The newly empowered Republican majority on the Federal Energy Regulatory Commission (FERC) flexed its administrative muscles Sept. 19 at its regular monthly meeting, voting 2–1 to issue a notice of proposed rulemaking (NOPR) to reform rules pertaining to the Public Utility Regulatory Policies Act (PURPA).
It was FERC’s first public meeting since July, when the commission still had a partisan standoff in place for nearly a year. After Democratic FERC Commissioner Cheryl LaFleur left the commission at the end of August, Commissioner Richard Glick became the sole Democrat on the commission, facing two Republicans, Chairman Neil Chatterjee and Bernard McNamee. For the first time in nearly a year, the Republicans now control the generally non-partisan commission.
At the September meeting, Glick dissented in whole or in part in five items on the docket—an unusual amount of dissents—but all of which raised the significant policy differences between the two partisan forces. The most significant item was Glick’s partial dissent on the commission’s 2–1 approval of the NOPR to change how FERC will implement the 40-year-old PURPA. FERC adopted its current regulations in 1980, two years after Congress passed the law designed to boost small, renewable energy projects and natural gas cogeneration.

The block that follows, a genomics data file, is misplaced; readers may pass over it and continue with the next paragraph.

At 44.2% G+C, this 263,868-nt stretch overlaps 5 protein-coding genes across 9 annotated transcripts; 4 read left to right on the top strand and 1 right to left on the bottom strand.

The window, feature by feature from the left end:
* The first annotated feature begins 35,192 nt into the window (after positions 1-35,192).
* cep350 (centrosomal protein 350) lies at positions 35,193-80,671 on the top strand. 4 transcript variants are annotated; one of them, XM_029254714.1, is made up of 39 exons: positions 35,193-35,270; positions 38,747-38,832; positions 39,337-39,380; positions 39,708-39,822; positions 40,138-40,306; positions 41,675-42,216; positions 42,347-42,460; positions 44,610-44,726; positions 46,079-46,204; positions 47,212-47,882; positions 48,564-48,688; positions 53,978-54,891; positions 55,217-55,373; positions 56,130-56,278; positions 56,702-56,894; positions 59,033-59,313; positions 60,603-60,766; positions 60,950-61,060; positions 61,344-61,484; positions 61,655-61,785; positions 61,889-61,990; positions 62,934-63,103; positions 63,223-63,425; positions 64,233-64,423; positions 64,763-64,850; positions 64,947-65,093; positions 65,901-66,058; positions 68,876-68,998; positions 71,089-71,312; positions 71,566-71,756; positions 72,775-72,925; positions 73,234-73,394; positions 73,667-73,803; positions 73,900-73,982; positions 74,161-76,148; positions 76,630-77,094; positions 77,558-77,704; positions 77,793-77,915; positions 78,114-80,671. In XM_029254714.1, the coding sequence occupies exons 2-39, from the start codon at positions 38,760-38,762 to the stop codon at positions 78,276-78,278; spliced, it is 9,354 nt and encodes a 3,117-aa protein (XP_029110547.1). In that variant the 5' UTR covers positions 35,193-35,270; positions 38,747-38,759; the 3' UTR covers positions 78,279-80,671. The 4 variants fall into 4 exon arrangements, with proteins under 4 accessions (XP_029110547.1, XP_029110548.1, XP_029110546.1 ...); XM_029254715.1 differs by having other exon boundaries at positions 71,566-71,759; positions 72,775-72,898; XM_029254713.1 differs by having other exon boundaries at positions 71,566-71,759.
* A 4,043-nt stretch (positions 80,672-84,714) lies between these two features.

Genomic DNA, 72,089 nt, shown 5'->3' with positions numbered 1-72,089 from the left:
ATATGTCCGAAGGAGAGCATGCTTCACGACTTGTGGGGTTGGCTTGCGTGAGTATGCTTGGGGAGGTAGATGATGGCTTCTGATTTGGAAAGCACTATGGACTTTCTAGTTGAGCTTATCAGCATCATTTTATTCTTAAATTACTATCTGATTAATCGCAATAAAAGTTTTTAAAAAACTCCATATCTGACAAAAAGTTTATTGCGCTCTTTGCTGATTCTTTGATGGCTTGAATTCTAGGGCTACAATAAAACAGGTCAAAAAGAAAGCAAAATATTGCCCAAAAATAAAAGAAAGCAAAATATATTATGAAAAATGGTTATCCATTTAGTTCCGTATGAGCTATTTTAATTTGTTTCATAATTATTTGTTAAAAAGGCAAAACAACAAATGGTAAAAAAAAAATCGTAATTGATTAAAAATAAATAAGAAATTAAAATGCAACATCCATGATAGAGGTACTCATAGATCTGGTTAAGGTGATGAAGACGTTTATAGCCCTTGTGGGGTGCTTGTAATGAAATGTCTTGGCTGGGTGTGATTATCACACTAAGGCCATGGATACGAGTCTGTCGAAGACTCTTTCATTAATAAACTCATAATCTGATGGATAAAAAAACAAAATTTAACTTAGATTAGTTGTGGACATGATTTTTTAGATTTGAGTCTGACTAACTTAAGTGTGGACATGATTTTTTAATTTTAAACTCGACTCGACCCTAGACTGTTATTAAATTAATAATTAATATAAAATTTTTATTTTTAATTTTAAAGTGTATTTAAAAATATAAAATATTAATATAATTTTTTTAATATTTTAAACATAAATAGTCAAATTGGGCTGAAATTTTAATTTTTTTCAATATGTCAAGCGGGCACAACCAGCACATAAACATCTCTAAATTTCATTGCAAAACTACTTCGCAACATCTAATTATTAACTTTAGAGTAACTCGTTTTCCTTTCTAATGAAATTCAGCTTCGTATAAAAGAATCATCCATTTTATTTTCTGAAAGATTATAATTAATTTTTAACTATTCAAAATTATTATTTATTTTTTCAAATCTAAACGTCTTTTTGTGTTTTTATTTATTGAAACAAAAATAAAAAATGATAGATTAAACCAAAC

The electric utility industry and state utility regulators have been pushing for over a year for FERC to revise its rules, which mandate actions and procedures that many in the industry find burdensome. Chatterjee has made it clear since he became chairman that reforming the PURPA rules was one of his top priorities. It was also the priority of his predecessor, the late Chairman Kevin McIntyre, appointed to head the commission when the Trump administration took over the executive branch in 2017. He died before the commission could get the item on the agency’s agenda.
The commission was unable to act when both LaFleur and Glick opposed to the broad policy reform the GOP had in mind. Once Chatterjee had a majority, at the September meeting, PURPA reform was the top item.
Chatterjee said, “PURPA laid the foundation for the Commission’s open access transmission policies and the competitive wholesale power markets that we have today. But a lot has changed since 1980. We have seen tremendous technological advancements in renewables, increasing sophistication in competitive electric power markets, and abundant supplies of domestic natural gas. It’s time to modernize the Commission’s implementation of PURPA to reflect those significant developments.”
Glick’s decorous dissent was also pointed. He accused the commission of executive overreach, saying that Chatterjee’s observation about changes in the industry, while accurate, “doesn’t provide an excuse for standing in the place of Congress.” He said later, “I dissent (in part) on PURPA because a significant portion of the NOPR represents an attempt to administratively gut the statute. This is a job for Congress, not FERC.”
In his dissent to a pipeline order at the meeting, Glick noted McNamee had said FERC shouldn’t act to include mitigation of greenhouse gases in it pipeline orders because Congress has repeatedly refused to enact greenhouse gas emissions reductions legislation. “We are not allowed to get in the way because industry has problems,” he said. He added that he and LaFleur had worked to propose a compromise. That fell through when she left the commission.
— Kennedy Maize is a long-time energy journalist and frequent contributor to POWER.